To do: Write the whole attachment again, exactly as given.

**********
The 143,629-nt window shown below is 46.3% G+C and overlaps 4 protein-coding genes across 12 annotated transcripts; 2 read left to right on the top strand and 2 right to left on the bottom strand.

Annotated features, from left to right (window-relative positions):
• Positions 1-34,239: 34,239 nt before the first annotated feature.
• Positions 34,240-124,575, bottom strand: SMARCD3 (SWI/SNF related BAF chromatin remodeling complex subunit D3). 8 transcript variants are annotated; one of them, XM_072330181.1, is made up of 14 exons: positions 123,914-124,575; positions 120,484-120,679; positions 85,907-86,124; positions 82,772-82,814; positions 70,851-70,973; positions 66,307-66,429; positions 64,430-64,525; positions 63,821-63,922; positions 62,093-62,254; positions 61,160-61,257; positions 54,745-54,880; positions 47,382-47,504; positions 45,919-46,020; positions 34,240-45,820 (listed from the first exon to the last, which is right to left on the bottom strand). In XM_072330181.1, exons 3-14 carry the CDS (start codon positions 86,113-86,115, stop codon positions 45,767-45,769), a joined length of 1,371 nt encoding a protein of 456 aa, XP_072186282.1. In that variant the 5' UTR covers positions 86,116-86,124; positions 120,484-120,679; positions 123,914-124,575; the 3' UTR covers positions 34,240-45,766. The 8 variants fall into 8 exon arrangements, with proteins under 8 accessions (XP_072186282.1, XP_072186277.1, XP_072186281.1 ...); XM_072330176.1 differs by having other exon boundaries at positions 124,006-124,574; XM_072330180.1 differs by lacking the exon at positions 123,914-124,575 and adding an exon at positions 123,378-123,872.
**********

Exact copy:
The 143,629-nt window shown below is 46.3% G+C and overlaps 4 protein-coding genes across 12 annotated transcripts; 2 read left to right on the top strand and 2 right to left on the bottom strand.

Annotated features, from left to right (window-relative positions):
• Positions 1-34,239: 34,239 nt before the first annotated feature.
• Positions 34,240-124,575, bottom strand: SMARCD3 (SWI/SNF related BAF chromatin remodeling complex subunit D3). 8 transcript variants are annotated; one of them, XM_072330181.1, is made up of 14 exons: positions 123,914-124,575; positions 120,484-120,679; positions 85,907-86,124; positions 82,772-82,814; positions 70,851-70,973; positions 66,307-66,429; positions 64,430-64,525; positions 63,821-63,922; positions 62,093-62,254; positions 61,160-61,257; positions 54,745-54,880; positions 47,382-47,504; positions 45,919-46,020; positions 34,240-45,820 (listed from the first exon to the last, which is right to left on the bottom strand). In XM_072330181.1, exons 3-14 carry the CDS (start codon positions 86,113-86,115, stop codon positions 45,767-45,769), a joined length of 1,371 nt encoding a protein of 456 aa, XP_072186282.1. In that variant the 5' UTR covers positions 86,116-86,124; positions 120,484-120,679; positions 123,914-124,575; the 3' UTR covers positions 34,240-45,766. The 8 variants fall into 8 exon arrangements, with proteins under 8 accessions (XP_072186282.1, XP_072186277.1, XP_072186281.1 ...); XM_072330176.1 differs by having other exon boundaries at positions 124,006-124,574; XM_072330180.1 differs by lacking the exon at positions 123,914-124,575 and adding an exon at positions 123,378-123,872.